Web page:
VOA: I want to ask you about the role of the United States, because they basically pushed this international coalition and they were warning Ukraine about the possible threats from Russia for a couple of months prior to the war. Do you think the United States is doing enough in this fight? And who do you think should be a leader of this push to stop Putin in the region?

Nauseda: I would expect United States should be the leader, but I would say that actually the United States is a leader in providing military assistance, political support, and this is very important. This is very important, but, of course, I would expect that the speed of the decision making, commitment to provide more assistance and … speed is probably the most important issue right now. Yes, we are talking about additional military equipment, lethal weapons and other equipment. But this is very important that Ukrainians need it today not tomorrow or after tomorrow. And each day brings a lot of casualties, as I mentioned, and people are suffering, destroyed cities and so on, and of course we have to stop it as soon as possible, and the United States’ role in this is crucial. The European Union plays also very important role, but I think we have to deal in solidarity, and we have to be solider and they see the solidarity right now, the United States, the European Union, also like-minded countries in Asia. I see this solidarity and they saw their solidarity in NATO summit in Madrid, where we took very important decisions, bold decisions on the NATO strengthening. Defining Russia as a long-term threat, also very important element of our conclusions in the Madrid summit, and for my country and for Eastern European region, there are very important decisions to mention, for example, forward defense status in [the] Eastern European region. Also brigade-size, -level support and military presence in my country. As you’ll know Germany is a leading country of EFP [Enhanced Forward Protection]. And this is very important to our people, especially probably to our people, to hear that our allies are ready to provide additional support to Lithuania, because security right now is even outpacing the importance of economic and social issues.

VOA: We established already that Russia broke international law and they’re trying to push all the boundaries and rules. However, Russia is still a member of the Security Council of the U.N. Russia has a veto position in the OECD [Organization for Economic Co-operation and Development] organization and many other organizations. Do you think something has to be done with it?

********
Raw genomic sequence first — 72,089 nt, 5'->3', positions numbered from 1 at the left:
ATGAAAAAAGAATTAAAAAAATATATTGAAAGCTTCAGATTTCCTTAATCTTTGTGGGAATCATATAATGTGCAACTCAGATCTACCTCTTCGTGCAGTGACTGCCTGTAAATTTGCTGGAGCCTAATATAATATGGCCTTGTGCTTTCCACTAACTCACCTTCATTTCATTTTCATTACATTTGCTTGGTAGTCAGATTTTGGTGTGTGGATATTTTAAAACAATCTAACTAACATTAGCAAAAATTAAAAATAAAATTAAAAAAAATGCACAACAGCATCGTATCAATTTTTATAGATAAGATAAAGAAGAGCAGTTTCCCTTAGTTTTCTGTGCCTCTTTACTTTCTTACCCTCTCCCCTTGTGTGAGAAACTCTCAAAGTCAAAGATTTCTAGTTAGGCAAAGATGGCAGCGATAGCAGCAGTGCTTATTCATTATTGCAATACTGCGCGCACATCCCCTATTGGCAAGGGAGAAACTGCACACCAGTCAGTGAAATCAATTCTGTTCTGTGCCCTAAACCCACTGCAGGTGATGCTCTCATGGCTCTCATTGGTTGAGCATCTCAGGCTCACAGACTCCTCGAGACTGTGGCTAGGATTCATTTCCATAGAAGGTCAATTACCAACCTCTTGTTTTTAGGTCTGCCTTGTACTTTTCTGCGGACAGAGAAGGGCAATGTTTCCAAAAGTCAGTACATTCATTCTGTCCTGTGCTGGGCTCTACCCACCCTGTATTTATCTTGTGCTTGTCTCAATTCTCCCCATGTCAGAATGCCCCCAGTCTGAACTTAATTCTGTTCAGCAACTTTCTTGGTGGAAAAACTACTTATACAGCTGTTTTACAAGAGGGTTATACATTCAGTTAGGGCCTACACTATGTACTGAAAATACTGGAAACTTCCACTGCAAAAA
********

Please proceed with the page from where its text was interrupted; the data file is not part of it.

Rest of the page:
Nauseda: Unfortunately, this is the reason why we have to find additional formats or maybe alternative formats to deal with Russia, because, yes, you mentioned that United Nations’ Security Council … Russia can create a lot of obstacles [there]. … And this is the reason why we have to find some other formats. I still believe the importance in the United Nations in other fields, for example, providing the channels or trying to solve the issue of grain export to the third countries and secretary-general [Antonio Guterres] put a lot of effort in order to solve this issue and probably in such formats, United Nations would be quite effective instrument to provide additional support to Ukraine. But we have to find also other formats, bilateral formats are important, too. I mentioned the European Union and I mentioned NATO, but bilateral support: Germany, France, the United States and even smaller-sized countries. This bilateral support is very important and I heard it from President Zelenskyy during my last visit in Kyiv, which was organized on the statehood day, as you know, Ukraine is celebrating the first time the statehood day. And it was very important to me to attend this event in Kyiv. I held the speech in Verkhovna Rada [parliament] and President Zelensky said to me, Lithuania did a lot and probably it is a good example to other countries. They can provide and they can be even more effective by providing needed support to Ukraine. But we are strongly committed, and this is not only the opinion or commitment of our political elite, this is a commitment of all people of Lithuania or almost all.

VOA: You are committed, Poland is committed. Germany is reluctant. How do you try and do you feel you are successful in persuading other countries to do more?